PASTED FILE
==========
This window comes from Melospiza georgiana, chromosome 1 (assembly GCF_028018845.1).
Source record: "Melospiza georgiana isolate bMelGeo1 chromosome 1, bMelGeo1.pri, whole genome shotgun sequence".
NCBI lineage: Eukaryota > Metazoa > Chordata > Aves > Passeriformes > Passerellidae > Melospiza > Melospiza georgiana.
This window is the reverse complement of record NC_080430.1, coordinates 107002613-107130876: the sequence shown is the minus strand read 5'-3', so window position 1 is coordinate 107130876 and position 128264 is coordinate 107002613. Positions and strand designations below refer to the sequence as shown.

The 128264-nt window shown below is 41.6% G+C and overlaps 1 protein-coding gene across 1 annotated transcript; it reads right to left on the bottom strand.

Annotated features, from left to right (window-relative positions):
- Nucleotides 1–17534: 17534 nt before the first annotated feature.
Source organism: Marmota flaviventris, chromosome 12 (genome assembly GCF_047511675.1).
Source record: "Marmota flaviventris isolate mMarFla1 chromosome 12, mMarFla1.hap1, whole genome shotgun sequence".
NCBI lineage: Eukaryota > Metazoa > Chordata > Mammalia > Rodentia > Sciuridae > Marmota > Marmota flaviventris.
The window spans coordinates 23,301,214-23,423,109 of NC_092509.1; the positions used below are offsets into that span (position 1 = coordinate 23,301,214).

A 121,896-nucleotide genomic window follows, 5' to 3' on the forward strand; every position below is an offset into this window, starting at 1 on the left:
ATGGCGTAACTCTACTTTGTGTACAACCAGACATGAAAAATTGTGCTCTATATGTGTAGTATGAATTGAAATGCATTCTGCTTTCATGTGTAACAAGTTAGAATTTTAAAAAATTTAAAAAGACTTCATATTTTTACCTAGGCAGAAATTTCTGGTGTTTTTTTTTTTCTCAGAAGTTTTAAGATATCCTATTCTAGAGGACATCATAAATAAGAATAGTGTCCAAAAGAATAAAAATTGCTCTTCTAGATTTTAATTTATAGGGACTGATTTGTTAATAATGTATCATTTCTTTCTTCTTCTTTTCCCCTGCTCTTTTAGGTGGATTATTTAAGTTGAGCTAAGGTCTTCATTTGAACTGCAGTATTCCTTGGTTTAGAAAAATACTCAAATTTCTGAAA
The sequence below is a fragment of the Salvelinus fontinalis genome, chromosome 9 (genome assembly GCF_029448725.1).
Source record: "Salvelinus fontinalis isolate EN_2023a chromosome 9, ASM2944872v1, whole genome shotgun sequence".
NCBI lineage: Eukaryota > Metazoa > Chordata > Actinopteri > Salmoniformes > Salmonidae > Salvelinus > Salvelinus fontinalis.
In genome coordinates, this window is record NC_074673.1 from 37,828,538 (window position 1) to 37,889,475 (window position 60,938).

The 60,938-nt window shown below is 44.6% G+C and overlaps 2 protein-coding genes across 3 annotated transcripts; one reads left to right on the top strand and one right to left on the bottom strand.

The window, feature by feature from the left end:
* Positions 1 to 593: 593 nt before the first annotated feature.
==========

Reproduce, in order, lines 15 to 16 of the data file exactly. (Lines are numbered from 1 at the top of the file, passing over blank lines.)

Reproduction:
Source record: "Salvelinus fontinalis isolate EN_2023a chromosome 9, ASM2944872v1, whole genome shotgun sequence".
NCBI lineage: Eukaryota > Metazoa > Chordata > Actinopteri > Salmoniformes > Salmonidae > Salvelinus > Salvelinus fontinalis.